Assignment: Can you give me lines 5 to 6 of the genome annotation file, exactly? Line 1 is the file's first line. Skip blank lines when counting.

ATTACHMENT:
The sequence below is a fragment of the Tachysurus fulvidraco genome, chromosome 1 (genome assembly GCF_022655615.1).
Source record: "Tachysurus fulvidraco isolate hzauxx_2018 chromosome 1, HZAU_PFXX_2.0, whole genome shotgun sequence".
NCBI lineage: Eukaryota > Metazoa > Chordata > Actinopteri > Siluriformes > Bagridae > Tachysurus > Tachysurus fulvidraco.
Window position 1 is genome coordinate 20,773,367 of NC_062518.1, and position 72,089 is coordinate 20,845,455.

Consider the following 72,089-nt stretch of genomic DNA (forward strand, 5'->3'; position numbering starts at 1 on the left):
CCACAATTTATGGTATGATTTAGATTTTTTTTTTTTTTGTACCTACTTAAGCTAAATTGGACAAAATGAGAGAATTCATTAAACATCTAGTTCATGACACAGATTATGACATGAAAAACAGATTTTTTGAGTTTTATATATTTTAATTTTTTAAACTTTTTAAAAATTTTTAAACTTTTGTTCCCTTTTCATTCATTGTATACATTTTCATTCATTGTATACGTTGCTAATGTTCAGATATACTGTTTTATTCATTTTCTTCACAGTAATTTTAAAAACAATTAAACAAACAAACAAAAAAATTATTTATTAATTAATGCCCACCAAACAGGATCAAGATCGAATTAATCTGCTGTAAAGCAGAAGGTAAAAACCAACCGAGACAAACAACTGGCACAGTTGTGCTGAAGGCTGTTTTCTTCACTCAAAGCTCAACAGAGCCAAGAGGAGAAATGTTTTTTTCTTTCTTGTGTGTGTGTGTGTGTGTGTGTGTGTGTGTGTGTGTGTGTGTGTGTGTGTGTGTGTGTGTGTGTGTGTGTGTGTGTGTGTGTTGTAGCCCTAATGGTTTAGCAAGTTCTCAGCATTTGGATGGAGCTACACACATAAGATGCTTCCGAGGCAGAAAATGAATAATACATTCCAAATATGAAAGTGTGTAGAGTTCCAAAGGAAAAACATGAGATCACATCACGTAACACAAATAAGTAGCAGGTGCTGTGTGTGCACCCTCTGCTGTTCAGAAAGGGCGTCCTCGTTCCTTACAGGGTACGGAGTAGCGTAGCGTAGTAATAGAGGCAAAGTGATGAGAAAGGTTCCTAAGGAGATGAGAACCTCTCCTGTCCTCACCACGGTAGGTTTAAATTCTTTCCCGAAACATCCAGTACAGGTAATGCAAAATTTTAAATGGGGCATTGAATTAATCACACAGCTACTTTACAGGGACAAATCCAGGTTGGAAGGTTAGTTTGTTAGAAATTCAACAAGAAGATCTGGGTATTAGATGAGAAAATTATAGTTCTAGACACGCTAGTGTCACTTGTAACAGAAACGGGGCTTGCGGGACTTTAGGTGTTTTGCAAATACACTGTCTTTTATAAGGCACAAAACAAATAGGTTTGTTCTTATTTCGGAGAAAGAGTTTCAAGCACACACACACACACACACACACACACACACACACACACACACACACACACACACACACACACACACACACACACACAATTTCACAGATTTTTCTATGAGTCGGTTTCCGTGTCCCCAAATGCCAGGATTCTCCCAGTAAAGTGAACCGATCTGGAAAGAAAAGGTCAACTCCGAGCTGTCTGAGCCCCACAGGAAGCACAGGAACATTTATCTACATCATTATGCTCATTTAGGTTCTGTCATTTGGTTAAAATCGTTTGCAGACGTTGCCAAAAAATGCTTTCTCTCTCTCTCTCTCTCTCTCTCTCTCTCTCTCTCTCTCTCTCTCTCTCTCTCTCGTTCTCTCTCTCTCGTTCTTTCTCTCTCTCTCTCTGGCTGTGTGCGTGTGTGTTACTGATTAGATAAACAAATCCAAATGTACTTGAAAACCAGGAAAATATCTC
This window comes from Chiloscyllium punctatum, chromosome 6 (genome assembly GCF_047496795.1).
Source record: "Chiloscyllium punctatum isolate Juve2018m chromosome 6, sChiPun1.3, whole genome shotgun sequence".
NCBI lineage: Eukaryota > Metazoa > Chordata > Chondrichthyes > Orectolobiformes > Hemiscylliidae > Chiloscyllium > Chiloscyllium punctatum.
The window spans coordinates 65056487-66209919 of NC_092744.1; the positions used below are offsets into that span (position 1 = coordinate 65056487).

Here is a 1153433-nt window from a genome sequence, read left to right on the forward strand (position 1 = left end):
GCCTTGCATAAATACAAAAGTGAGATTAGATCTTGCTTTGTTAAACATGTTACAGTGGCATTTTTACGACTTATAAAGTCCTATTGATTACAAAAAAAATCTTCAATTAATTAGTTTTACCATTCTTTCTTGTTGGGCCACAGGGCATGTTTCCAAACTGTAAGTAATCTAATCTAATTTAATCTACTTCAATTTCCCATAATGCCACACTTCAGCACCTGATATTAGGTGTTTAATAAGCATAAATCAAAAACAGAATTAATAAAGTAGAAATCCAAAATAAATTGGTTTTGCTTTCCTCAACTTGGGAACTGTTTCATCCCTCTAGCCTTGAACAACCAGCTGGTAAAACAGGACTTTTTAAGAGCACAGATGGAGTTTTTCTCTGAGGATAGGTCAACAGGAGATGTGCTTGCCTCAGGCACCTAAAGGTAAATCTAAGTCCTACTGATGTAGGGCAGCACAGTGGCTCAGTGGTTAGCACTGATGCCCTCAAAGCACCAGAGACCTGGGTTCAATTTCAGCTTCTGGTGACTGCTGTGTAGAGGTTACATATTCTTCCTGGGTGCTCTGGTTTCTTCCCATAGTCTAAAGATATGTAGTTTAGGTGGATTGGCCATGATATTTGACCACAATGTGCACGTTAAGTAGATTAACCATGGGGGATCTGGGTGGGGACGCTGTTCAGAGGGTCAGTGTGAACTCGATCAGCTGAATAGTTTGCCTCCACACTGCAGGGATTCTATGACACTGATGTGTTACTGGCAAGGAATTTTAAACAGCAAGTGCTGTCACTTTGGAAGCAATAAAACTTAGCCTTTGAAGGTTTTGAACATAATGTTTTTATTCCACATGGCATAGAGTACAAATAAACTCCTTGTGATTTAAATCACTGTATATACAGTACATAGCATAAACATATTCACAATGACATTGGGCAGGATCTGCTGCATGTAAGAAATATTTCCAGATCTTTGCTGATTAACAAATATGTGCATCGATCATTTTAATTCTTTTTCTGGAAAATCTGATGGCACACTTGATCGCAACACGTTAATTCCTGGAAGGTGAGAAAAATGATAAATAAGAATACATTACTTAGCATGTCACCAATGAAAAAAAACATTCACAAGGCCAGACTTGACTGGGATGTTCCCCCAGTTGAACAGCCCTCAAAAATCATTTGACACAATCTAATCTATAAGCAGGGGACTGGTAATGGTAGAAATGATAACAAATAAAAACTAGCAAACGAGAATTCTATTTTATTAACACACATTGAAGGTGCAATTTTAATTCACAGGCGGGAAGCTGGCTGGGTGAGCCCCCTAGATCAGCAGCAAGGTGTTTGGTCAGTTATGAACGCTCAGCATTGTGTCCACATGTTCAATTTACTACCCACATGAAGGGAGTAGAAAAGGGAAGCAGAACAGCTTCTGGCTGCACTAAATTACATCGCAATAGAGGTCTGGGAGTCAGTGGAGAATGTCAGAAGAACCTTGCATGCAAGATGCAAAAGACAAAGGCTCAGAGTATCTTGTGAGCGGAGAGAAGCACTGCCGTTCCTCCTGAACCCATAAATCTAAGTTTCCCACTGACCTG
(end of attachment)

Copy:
Consider the following 72,089-nt stretch of genomic DNA (forward strand, 5'->3'; position numbering starts at 1 on the left):
CCACAATTTATGGTATGATTTAGATTTTTTTTTTTTTTGTACCTACTTAAGCTAAATTGGACAAAATGAGAGAATTCATTAAACATCTAGTTCATGACACAGATTATGACATGAAAAACAGATTTTTTGAGTTTTATATATTTTAATTTTTTAAACTTTTTAAAAATTTTTAAACTTTTGTTCCCTTTTCATTCATTGTATACATTTTCATTCATTGTATACGTTGCTAATGTTCAGATATACTGTTTTATTCATTTTCTTCACAGTAATTTTAAAAACAATTAAACAAACAAACAAAAAAATTATTTATTAATTAATGCCCACCAAACAGGATCAAGATCGAATTAATCTGCTGTAAAGCAGAAGGTAAAAACCAACCGAGACAAACAACTGGCACAGTTGTGCTGAAGGCTGTTTTCTTCACTCAAAGCTCAACAGAGCCAAGAGGAGAAATGTTTTTTTCTTTCTTGTGTGTGTGTGTGTGTGTGTGTGTGTGTGTGTGTGTGTGTGTGTGTGTGTGTGTGTGTGTGTGTGTGTGTGTGTGTGTGTGTTGTAGCCCTAATGGTTTAGCAAGTTCTCAGCATTTGGATGGAGCTACACACATAAGATGCTTCCGAGGCAGAAAATGAATAATACATTCCAAATATGAAAGTGTGTAGAGTTCCAAAGGAAAAACATGAGATCACATCACGTAACACAAATAAGTAGCAGGTGCTGTGTGTGCACCCTCTGCTGTTCAGAAAGGGCGTCCTCGTTCCTTACAGGGTACGGAGTAGCGTAGCGTAGTAATAGAGGCAAAGTGATGAGAAAGGTTCCTAAGGAGATGAGAACCTCTCCTGTCCTCACCACGGTAGGTTTAAATTCTTTCCCGAAACATCCAGTACAGGTAATGCAAAATTTTAAATGGGGCATTGAATTAATCACACAGCTACTTTACAGGGACAAATCCAGGTTGGAAGGTTAGTTTGTTAGAAATTCAACAAGAAGATCTGGGTATTAGATGAGAAAATTATAGTTCTAGACACGCTAGTGTCACTTGTAACAGAAACGGGGCTTGCGGGACTTTAGGTGTTTTGCAAATACACTGTCTTTTATAAGGCACAAAACAAATAGGTTTGTTCTTATTTCGGAGAAAGAGTTTCAAGCACACACACACACACACACACACACACACACACACACACACACACACACACACACACACACACACACACACACACACAATTTCACAGATTTTTCTATGAGTCGGTTTCCGTGTCCCCAAATGCCAGGATTCTCCCAGTAAAGTGAACCGATCTGGAAAGAAAAGGTCAACTCCGAGCTGTCTGAGCCCCACAGGAAGCACAGGAACATTTATCTACATCATTATGCTCATTTAGGTTCTGTCATTTGGTTAAAATCGTTTGCAGACGTTGCCAAAAAATGCTTTCTCTCTCTCTCTCTCTCTCTCTCTCTCTCTCTCTCTCTCTCTCTCTCTCTCTCTCGTTCTCTCTCTCTCGTTCTTTCTCTCTCTCTCTCTGGCTGTGTGCGTGTGTGTTACTGATTAGATAAACAAATCCAAATGTACTTGAAAACCAGGAAAATATCTC